Mary Branscombe (marypcb) wrote,
Mary Branscombe

Better than the last best PR

I skim a lot of press releases, looking for keywords, product names or something that makes them interesting enough to read or follow up on them. Many are irrelevant, cover something tedious or don't tell the story well. Some start with a summary in bullet points of the bullet points that make up the majority of the release; with these I skim the summary. I ignore superlatives - best, fastest, first, biggest, largest, latest - and anything invoking temperature - hot, cool - and indeed the word 'new' as if there's a release about it that might go without saying.

I find mysef pitying the intern over at Rainier who had to read (or hopefully search with a macro) 150 press releases posted on Sourcewire to see how many such words I'm ignoring. "Out of 150 press releases posted on Sourcewire in June, “best” appeared 68, times followed by “latest” recurring 29 times and “largest” 24 times. Descriptive words such as “biggest”, “fastest” and “hottest” weren’t far behind." Andy Smith points out that you can blame the client and the PR both; and lots of comments abuse journalists for everything from cutting and pasting to refusing to work the way PRs want to needing superlatives to take an interest.

That's a six gun's worth of messenger shooting. Current press releases are almost uniformly trash even without superlatives. I often can't work out what a Microsoft press release is talking about because the language is so rounded and diffuse and marketed (like the email quotes santised by a marketing department to take out all interest, that I'll never use and regret wasting time on asking for when they arrive). But to me a press release is nothing more than a lead or a trigger, like a blog post; the real story I'll go find rather than waiting for it to arrive in a spoon. And I wonder. How many journalists do need to be 'woken up' by bombast and adjectives? How many do swallow the best/first/further, faster, furrier claims? Surely not many?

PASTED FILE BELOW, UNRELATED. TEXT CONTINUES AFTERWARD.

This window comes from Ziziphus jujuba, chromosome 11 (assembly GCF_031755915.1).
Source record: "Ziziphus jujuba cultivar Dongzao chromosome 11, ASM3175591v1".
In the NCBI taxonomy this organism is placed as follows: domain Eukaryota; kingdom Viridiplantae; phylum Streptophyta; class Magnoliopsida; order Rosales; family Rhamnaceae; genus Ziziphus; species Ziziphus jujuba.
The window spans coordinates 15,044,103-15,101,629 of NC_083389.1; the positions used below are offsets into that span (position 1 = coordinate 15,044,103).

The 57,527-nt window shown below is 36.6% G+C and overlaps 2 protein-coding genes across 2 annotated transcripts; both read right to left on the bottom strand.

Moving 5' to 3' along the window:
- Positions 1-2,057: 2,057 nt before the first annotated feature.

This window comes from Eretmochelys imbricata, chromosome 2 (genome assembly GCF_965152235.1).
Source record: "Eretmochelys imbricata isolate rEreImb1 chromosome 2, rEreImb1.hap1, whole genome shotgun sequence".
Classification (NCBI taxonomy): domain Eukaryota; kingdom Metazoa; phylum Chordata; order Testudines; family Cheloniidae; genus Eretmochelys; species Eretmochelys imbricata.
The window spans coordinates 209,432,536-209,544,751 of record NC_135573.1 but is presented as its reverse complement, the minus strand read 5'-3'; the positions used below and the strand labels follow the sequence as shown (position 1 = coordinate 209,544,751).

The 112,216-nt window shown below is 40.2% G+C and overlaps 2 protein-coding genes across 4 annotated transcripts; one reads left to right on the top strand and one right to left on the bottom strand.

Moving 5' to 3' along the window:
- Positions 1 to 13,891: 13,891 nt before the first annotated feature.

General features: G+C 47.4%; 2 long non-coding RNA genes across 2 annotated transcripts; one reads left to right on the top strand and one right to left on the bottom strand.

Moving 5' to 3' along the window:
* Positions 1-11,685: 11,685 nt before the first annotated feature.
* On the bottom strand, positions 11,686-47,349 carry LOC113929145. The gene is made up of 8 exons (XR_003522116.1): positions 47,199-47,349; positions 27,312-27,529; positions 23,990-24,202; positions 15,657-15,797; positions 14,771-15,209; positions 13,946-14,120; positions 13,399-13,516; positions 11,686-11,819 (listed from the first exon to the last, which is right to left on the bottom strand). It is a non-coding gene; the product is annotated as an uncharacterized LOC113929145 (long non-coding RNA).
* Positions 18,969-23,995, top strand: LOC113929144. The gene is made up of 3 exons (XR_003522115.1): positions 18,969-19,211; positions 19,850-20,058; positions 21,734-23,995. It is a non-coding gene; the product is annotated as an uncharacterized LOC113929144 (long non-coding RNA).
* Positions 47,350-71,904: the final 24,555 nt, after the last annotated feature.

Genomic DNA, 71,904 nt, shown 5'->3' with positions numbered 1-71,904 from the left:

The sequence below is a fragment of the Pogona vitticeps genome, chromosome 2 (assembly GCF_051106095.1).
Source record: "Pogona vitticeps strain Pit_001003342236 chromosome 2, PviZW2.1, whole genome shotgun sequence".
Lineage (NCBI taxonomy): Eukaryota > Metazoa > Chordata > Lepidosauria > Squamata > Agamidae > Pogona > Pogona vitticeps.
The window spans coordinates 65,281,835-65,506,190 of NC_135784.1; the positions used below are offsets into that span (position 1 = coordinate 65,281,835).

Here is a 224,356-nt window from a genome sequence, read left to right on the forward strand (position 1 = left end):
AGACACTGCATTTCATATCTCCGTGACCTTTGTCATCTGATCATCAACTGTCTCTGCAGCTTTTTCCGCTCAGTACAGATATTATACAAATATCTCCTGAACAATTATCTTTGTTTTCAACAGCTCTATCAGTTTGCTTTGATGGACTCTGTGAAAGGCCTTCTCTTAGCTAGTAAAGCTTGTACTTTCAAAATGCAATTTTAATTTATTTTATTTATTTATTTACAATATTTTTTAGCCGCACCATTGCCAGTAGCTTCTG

And are we to blame for being polite when we see terrible press releases? I cover the excesses of press releases when I do media training and I don't normally tell PRs their job without being asked to do so. But should we start saying 'this is meaningless - I had to look on the client Web site to work out what it was talking about' or 'that's plain wrong - it's not the first such but it is interesting because of x' or 'don't tell me what's hot/cool/significant - it's my job to decide that for myself'? It could take up a lot of my time - and I don't want to sound as if I'm insulting people who work hard and deal with deamnding clients. But if we don't say anything, are we implicitly condoning releases that make our journalistic lives harder?
Tags: pr, rant, writing

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